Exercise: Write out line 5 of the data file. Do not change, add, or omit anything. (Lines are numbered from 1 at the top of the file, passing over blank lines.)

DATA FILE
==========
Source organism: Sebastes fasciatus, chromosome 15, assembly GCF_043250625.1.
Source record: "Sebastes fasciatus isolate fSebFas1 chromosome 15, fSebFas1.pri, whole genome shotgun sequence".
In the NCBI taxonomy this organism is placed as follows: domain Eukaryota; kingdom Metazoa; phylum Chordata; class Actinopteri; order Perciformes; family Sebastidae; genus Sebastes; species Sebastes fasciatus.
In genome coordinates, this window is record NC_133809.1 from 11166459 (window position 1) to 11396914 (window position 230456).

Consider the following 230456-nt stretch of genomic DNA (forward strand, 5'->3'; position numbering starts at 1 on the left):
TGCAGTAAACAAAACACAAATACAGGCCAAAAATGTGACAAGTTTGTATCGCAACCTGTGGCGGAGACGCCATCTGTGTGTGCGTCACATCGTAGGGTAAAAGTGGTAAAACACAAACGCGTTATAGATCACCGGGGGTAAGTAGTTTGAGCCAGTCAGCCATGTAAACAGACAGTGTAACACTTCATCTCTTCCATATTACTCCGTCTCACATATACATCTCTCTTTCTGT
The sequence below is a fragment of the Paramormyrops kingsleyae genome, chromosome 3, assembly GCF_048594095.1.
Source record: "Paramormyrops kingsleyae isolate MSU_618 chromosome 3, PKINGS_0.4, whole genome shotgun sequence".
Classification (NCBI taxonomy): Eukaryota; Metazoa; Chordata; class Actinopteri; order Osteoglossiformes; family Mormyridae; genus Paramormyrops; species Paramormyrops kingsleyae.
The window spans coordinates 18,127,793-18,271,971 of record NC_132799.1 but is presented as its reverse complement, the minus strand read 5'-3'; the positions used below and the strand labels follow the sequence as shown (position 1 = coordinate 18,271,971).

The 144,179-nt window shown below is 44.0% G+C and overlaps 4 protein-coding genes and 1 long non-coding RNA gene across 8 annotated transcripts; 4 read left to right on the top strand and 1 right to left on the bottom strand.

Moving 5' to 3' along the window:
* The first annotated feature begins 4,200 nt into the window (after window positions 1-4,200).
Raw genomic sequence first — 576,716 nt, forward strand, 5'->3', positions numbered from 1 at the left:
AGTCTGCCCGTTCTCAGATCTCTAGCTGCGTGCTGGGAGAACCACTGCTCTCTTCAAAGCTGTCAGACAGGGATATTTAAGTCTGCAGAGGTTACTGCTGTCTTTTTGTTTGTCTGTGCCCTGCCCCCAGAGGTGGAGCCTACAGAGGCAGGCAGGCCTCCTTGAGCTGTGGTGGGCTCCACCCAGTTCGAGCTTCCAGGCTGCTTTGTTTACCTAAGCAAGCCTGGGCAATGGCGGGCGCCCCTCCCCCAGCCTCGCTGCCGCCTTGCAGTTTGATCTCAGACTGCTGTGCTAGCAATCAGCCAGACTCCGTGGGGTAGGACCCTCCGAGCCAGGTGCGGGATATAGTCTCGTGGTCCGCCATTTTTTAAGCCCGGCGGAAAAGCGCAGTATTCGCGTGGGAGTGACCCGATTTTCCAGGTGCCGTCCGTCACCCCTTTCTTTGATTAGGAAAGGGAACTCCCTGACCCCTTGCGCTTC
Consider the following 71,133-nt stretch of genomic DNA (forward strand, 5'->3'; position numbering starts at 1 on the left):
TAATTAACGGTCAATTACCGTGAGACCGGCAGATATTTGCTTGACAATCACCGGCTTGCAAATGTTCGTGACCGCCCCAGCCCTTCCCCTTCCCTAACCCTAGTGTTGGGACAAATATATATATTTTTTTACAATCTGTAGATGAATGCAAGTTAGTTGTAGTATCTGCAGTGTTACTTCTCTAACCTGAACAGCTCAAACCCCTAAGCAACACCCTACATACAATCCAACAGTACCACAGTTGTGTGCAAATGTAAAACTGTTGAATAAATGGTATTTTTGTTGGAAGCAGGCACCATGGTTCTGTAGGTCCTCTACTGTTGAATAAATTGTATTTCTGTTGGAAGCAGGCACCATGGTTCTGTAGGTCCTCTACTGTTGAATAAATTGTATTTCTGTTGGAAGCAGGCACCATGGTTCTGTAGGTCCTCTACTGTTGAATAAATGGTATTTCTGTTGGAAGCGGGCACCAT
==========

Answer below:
Consider the following 230456-nt stretch of genomic DNA (forward strand, 5'->3'; position numbering starts at 1 on the left):